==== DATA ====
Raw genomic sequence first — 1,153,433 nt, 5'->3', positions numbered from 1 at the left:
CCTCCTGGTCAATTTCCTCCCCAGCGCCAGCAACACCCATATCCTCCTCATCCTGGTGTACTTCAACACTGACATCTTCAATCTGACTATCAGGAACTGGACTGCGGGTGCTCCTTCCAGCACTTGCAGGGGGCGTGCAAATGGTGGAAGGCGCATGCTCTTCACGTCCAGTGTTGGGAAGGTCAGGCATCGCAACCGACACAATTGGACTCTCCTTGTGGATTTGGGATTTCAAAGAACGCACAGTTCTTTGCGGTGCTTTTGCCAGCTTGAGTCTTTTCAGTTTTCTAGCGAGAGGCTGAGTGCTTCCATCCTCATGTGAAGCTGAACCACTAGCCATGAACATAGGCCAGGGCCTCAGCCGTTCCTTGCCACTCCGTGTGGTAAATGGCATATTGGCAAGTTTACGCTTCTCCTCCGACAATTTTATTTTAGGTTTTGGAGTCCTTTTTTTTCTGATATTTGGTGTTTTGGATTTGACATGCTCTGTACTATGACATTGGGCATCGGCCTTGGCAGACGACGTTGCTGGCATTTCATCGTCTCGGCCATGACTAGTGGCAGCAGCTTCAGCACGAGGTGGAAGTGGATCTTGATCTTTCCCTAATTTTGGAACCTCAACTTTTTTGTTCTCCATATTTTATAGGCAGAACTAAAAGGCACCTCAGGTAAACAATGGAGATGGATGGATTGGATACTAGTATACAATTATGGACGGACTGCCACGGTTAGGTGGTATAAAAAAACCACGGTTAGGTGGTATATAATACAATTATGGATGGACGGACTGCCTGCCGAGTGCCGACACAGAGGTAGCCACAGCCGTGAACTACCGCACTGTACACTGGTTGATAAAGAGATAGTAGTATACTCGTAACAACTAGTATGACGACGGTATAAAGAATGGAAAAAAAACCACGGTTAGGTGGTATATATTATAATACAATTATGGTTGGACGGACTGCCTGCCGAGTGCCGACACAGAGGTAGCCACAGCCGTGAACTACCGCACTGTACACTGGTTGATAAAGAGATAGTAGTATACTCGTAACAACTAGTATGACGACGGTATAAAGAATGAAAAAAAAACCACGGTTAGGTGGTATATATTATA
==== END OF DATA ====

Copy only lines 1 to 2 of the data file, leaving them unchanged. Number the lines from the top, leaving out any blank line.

Raw genomic sequence first — 1,153,433 nt, 5'->3', positions numbered from 1 at the left:
CCTCCTGGTCAATTTCCTCCCCAGCGCCAGCAACACCCATATCCTCCTCATCCTGGTGTACTTCAACACTGACATCTTCAATCTGACTATCAGGAACTGGACTGCGGGTGCTCCTTCCAGCACTTGCAGGGGGCGTGCAAATGGTGGAAGGCGCATGCTCTTCACGTCCAGTGTTGGGAAGGTCAGGCATCGCAACCGACACAATTGGACTCTCCTTGTGGATTTGGGATTTCAAAGAACGCACAGTTCTTTGCGGTGCTTTTGCCAGCTTGAGTCTTTTCAGTTTTCTAGCGAGAGGCTGAGTGCTTCCATCCTCATGTGAAGCTGAACCACTAGCCATGAACATAGGCCAGGGCCTCAGCCGTTCCTTGCCACTCCGTGTGGTAAATGGCATATTGGCAAGTTTACGCTTCTCCTCCGACAATTTTATTTTAGGTTTTGGAGTCCTTTTTTTTCTGATATTTGGTGTTTTGGATTTGACATGCTCTGTACTATGACATTGGGCATCGGCCTTGGCAGACGACGTTGCTGGCATTTCATCGTCTCGGCCATGACTAGTGGCAGCAGCTTCAGCACGAGGTGGAAGTGGATCTTGATCTTTCCCTAATTTTGGAACCTCAACTTTTTTGTTCTCCATATTTTATAGGCAGAACTAAAAGGCACCTCAGGTAAACAATGGAGATGGATGGATTGGATACTAGTATACAATTATGGACGGACTGCCACGGTTAGGTGGTATAAAAAAACCACGGTTAGGTGGTATATAATACAATTATGGATGGACGGACTGCCTGCCGAGTGCCGACACAGAGGTAGCCACAGCCGTGAACTACCGCACTGTACACTGGTTGATAAAGAGATAGTAGTATACTCGTAACAACTAGTATGACGACGGTATAAAGAATGGAAAAAAAACCACGGTTAGGTGGTATATATTATAATACAATTATGGTTGGACGGACTGCCTGCCGAGTGCCGACACAGAGGTAGCCACAGCCGTGAACTACCGCACTGTACACTGGTTGATAAAGAGATAGTAGTATACTCGTAACAACTAGTATGACGACGGTATAAAGAATGAAAAAAAAACCACGGTTAGGTGGTATATATTATA